Polio – Re-Vaccinate or Not?

You may have heard that there is a polio outbreak in the Muslim world.  Honestly, I don’t care that much – except that all of our neighbors are Arab.  Great news, right?

I’m not sure how long it’s been going on, but the Ministry of Health has told all residents of the south to vaccinate children 0-9 years of age with the oral polio vaccine (live but weakened virus).  This is because, starting from 2004, they replaced OPV with IPV in the standard immunization routine.  Which means that anyone born after 2004 received the inactiviated (i.e., dead) polio vaccine, instead of the live one.  On the whole, it’s a much safer vaccine now.  After all, a dead virus can’t hurt you, right?

On Friday afternoon, the Ministry of Health extended the order to re-vaccinate children 0-9 years old to all of Israel, because polio was found in the sewage in the area of Ramla and Lod.

[Backtrack: Polio was found in the sewage a few months ago, but most of the samples taken were from the south.  Word of mouth has it that polio has been in the sewage for years, but because we are mostly vaccinated, we never noticed it.  The outbreak in the Arab countries started because someone decided that the polio vaccine was a trick of the Western world in order to render Arabs infertile.  Therefore, the best thing to do was to order everyone not to vaccinate.  (Let’s say that this was true.  If the vaccine makes you infertile, the disease won’t?  Okay, no one ever said these radicals use their brains . . .)

Yitzchak adds:  Nigeria has polio, and as well all know, everyone goes to Mecca.  Then someone who came back from Mecca and lived in Judea and Samaria had caught the virus and somehow passed it on enough that there is stuff in the sewage.  I don’t know where Yitzchak got that, or if it even makes sense.  Take it or leave it.  Honestly, I think he has something there, but I’m not quite sure what it is.]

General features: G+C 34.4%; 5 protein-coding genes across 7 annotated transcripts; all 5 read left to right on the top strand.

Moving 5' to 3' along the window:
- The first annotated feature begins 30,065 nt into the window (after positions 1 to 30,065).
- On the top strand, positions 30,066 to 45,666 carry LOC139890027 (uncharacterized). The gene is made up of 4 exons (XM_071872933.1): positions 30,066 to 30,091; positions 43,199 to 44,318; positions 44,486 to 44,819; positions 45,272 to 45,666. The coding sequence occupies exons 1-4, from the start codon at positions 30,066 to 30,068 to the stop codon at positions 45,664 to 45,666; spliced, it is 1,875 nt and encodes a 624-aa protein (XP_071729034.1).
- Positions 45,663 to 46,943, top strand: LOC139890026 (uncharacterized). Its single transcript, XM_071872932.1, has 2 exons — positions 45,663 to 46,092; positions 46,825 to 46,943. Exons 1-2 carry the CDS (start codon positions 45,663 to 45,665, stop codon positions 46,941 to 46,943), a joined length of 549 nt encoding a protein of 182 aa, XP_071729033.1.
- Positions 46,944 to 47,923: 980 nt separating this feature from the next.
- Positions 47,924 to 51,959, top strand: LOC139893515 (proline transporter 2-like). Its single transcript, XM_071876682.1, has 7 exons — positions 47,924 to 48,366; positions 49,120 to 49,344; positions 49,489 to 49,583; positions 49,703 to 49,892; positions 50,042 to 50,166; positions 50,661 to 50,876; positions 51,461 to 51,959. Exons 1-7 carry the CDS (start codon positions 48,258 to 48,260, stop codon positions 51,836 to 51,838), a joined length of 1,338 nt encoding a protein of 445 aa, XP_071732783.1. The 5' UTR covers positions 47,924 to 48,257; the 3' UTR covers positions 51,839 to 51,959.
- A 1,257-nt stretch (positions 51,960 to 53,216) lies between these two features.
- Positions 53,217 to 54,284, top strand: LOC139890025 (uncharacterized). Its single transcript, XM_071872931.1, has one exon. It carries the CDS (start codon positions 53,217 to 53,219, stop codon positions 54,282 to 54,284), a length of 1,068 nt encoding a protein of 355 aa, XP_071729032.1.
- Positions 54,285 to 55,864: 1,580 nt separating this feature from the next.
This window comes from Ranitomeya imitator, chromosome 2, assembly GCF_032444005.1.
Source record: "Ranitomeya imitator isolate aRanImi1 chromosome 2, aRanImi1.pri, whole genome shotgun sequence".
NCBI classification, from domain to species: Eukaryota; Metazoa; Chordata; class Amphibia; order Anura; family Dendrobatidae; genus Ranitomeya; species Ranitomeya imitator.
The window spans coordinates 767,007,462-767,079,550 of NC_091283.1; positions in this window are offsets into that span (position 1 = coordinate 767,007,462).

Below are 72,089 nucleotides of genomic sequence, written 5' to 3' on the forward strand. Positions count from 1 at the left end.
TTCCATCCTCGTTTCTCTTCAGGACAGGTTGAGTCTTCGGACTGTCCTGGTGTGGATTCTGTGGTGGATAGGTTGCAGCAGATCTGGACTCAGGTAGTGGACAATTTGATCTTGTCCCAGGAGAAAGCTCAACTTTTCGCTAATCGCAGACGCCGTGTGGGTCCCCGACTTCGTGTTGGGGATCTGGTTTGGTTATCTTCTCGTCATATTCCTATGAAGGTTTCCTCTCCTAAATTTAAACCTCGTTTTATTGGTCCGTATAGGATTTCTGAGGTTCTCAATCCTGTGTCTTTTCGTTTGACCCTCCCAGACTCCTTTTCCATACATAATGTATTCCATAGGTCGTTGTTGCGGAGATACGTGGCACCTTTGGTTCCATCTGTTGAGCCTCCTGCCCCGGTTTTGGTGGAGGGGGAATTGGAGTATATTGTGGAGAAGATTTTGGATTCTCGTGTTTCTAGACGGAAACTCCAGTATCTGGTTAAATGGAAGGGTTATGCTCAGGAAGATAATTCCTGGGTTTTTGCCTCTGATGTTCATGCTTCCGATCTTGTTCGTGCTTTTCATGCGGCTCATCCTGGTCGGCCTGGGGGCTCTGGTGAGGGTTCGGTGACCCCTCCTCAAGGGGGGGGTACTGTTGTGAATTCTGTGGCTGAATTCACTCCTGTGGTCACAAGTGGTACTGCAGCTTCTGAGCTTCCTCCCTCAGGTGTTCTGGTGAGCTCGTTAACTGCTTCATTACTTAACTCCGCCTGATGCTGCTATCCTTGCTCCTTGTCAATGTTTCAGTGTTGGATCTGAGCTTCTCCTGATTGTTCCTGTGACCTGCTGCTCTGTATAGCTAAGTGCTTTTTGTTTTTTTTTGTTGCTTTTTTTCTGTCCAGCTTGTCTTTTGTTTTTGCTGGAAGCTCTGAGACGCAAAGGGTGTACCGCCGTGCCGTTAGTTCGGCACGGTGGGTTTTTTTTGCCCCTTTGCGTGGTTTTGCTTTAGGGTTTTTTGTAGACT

Okay, so now everyone should re-vaccinate.  And the fact that we are moving to the south (that’s for another post) makes me more nervous.  The vaccine is definitely better than the virus.  On the other hand, Shlomo is already vaccinated.  What are the chances of him catching it if he’s already had all his vaccinations?  They say the IPV prevents you from getting sick (but you can still transmit); the OPV prevents you from passing the virus on.  Do I really want to give my kid a dose of OPV so that someone who chose not to vaccinate their kid (and presumably won’t vaccinate now, either) won’t suffer?

I definitely need to go over what the Ministry of Health is saying and sort through it all.  I also have to check and make sure that Yitzchak and I are both vaccinated properly.  But if it’s an issue of transmitting the virus, not of actually getting sick – I think I’ll pass . . .

As I said, though, I need to do a bit more reading before making a final decision.

Oh, the stupid Arabs.  Oh, the stupid people who choose not to vaccinate, not only causing potential harm to themselves but also to others.  I assume said people won’t vaccinate now – in which case, I don’t see why I should do it for them.  But why can’t everyone get the regular vaccines, on schedule, and peace on Israel (shalom al Yisrael; a phrase that is used to mean, “and just be done with it”)?

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4 thoughts on “Polio – Re-Vaccinate or Not?

  1. As I understood it, the OPV is needed to stop the virus from spreading to people who have lower levels of protection. Not only those who do not vaccinate their children are exposed. Other examples of people in danger are those with weakened immune system, like the elderly or cancer patients that undergo chemotherapy. So yes, I agree, people who don’t vaccinate their childern (many of those are New-Age hippies by the way) should do so. But its not exclusively about them.

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  2. Pingback: To Vaccinate, Or Not To Vaccinate? | Little Duckies

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